Alternative investments have rapidly gained traction within investment programs as sources of diversification and complementary income to traditional asset classes. As institutional investors adopted “alts,” they also embraced new classifications for these investment types, sorting them into categories of hedge funds, private equity, alternative credit, infrastructure, and real estate.
For asset allocation purposes, categories are highly effective. By identifying the long-term characteristics of individual asset classes, institutional investors can allocate to help optimize their specific goals – minimizing loss, managing volatility, maximizing return, or diversifying income, according to their priority.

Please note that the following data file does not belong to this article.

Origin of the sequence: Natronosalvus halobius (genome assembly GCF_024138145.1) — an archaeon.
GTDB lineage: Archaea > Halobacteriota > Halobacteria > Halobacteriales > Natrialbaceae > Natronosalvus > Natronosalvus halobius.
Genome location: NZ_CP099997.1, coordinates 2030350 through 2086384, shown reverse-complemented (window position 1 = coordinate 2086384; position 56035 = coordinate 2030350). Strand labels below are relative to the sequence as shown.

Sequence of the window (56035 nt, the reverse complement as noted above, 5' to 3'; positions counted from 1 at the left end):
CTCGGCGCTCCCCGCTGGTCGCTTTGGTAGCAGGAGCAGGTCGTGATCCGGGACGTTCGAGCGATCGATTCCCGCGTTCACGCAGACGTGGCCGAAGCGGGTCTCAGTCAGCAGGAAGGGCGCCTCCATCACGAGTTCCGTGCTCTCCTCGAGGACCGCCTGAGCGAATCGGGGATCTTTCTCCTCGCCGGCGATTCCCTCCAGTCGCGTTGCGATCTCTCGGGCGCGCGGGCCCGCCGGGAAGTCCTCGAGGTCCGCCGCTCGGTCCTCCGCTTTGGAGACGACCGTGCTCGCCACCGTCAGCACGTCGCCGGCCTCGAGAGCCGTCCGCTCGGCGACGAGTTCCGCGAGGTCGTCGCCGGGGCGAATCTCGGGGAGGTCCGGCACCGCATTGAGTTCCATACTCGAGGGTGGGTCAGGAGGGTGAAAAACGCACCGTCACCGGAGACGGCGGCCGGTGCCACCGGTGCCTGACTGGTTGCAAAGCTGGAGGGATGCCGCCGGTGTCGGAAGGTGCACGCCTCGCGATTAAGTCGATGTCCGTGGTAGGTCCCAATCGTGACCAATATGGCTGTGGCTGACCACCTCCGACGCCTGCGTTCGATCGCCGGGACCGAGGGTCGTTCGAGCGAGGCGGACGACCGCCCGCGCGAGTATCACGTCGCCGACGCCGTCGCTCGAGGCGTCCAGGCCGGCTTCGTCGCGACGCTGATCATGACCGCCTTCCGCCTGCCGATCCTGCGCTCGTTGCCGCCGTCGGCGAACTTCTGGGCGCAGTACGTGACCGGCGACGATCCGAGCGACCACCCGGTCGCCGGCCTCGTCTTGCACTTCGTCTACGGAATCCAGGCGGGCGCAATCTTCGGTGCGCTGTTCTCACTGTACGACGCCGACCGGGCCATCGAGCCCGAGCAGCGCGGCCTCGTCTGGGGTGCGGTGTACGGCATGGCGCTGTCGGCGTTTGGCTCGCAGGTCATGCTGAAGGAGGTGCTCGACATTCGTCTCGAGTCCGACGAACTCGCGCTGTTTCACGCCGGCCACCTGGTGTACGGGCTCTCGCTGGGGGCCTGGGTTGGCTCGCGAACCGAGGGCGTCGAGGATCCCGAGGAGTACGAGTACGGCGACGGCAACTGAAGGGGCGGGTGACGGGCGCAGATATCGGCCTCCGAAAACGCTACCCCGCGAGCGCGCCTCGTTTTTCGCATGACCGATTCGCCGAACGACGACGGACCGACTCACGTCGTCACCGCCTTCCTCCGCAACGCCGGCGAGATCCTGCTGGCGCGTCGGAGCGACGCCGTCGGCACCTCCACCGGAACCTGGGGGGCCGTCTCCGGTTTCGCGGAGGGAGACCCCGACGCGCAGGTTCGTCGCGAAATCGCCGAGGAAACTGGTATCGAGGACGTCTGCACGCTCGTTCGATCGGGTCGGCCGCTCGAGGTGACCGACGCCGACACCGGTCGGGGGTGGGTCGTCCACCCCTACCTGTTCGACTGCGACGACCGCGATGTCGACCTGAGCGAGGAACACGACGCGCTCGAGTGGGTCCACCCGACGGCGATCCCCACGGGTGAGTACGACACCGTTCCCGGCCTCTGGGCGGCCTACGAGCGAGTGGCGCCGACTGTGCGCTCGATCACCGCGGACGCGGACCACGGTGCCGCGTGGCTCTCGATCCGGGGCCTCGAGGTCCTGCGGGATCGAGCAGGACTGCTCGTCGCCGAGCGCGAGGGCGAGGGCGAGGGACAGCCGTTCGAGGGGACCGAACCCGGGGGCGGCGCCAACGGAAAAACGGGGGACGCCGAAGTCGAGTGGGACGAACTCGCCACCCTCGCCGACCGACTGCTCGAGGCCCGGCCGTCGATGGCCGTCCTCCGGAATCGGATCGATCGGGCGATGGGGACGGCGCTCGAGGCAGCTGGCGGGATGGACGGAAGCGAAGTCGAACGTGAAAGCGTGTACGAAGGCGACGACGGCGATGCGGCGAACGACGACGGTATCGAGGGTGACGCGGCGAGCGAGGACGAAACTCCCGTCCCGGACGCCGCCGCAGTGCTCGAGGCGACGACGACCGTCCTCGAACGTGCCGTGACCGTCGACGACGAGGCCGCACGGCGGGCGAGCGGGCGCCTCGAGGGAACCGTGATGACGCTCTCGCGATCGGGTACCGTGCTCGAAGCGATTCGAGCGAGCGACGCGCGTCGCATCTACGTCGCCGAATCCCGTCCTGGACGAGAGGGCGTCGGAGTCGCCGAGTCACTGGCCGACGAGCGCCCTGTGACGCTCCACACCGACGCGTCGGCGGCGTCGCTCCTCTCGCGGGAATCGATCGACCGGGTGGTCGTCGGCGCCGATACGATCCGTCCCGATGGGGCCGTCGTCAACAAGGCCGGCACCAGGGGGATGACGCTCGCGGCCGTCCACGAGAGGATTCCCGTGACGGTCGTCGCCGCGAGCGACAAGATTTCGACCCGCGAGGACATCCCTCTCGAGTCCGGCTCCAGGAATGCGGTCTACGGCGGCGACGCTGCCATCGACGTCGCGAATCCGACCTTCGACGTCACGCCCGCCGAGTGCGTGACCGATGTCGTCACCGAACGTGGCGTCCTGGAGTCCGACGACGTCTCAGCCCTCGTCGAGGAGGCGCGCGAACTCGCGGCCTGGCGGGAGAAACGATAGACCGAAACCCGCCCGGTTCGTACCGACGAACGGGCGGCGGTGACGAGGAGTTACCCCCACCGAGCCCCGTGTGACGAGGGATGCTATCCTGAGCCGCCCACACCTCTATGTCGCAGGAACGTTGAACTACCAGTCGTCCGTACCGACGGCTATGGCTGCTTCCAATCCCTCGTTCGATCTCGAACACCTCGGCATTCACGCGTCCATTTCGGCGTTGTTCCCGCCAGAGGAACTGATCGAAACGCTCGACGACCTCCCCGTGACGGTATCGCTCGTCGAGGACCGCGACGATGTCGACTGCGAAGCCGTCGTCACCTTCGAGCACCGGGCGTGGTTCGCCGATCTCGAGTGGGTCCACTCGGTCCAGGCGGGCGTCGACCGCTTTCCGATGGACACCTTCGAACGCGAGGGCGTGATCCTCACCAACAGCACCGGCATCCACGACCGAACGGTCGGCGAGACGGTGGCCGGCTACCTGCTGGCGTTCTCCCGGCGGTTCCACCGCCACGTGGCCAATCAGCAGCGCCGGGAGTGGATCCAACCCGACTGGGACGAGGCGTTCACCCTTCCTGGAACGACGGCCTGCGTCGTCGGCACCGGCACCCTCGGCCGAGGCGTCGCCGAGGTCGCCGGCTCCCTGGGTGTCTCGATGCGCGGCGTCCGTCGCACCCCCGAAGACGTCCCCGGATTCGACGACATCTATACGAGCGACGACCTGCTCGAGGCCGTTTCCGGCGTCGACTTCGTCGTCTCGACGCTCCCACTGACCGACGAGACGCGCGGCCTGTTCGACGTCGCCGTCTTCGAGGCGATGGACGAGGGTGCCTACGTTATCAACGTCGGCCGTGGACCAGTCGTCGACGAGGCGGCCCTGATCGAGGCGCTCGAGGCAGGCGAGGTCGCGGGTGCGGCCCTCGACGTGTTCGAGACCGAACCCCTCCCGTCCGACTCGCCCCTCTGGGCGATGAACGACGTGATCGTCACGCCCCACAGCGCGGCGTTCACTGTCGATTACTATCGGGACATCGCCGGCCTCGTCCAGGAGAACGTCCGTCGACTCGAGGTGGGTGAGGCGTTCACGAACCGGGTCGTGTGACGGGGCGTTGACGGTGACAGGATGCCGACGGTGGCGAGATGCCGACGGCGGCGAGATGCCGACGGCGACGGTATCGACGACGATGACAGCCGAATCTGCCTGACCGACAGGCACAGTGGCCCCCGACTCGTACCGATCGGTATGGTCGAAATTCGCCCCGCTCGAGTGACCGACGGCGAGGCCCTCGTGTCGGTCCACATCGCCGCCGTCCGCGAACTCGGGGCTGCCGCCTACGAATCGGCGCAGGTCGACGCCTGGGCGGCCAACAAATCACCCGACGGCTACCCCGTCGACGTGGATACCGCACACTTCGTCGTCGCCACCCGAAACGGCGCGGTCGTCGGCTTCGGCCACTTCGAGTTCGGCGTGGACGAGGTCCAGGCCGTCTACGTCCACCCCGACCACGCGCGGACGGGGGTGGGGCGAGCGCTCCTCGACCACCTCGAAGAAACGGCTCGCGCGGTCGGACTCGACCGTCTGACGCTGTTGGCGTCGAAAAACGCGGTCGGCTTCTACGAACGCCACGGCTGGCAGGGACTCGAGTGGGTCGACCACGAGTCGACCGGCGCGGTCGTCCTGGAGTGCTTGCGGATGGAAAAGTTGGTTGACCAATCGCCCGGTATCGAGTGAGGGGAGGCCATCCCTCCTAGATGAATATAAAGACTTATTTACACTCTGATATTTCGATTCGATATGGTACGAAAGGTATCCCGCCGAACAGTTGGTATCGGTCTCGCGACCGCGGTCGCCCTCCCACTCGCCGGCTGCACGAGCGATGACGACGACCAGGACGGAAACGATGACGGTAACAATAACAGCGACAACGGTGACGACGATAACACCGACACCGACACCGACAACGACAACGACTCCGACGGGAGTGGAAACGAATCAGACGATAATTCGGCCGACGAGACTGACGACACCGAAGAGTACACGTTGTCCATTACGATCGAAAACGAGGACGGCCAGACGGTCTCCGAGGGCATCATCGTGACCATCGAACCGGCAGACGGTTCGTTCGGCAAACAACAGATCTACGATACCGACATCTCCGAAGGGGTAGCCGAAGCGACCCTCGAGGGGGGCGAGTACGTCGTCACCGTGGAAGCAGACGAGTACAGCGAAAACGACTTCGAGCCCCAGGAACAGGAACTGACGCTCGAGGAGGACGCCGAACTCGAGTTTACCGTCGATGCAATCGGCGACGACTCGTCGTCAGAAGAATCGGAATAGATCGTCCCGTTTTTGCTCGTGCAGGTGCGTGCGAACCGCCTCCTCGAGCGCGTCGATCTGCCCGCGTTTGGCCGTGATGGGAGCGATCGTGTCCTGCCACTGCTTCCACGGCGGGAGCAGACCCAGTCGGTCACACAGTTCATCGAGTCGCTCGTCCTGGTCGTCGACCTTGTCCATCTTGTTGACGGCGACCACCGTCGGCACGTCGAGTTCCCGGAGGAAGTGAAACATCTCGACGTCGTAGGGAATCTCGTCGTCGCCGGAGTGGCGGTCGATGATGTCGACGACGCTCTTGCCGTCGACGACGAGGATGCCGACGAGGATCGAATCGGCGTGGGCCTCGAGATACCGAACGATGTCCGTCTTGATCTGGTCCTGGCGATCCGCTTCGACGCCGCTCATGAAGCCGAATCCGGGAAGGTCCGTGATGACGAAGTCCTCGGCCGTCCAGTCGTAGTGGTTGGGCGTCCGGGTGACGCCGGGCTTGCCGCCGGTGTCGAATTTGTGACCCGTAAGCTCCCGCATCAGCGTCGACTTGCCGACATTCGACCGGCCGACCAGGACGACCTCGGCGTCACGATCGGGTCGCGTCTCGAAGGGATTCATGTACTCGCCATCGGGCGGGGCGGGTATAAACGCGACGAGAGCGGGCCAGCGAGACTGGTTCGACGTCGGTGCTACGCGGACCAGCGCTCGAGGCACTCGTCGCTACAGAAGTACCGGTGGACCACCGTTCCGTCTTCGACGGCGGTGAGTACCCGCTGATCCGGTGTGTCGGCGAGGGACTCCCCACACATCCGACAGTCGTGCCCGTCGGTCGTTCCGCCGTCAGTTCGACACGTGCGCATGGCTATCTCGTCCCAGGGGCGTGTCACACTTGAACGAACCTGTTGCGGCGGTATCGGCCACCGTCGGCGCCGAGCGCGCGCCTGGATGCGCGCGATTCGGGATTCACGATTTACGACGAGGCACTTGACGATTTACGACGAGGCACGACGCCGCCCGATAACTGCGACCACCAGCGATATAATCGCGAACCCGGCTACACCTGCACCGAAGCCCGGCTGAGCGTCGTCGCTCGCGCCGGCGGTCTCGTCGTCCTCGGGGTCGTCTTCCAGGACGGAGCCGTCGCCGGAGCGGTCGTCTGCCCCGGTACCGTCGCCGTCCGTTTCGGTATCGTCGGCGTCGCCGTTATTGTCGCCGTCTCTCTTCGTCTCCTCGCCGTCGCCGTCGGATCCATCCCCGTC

But that allocation-optimizing system does not work quite as perfectly when a category encompasses a varied range of characteristics, as happens in multi-asset investing. Facing a category that is harder to pinpoint in terms of characteristics, some institutional investors lump multi-asset strategies in an “opportunistic” bucket, while others avoid them altogether.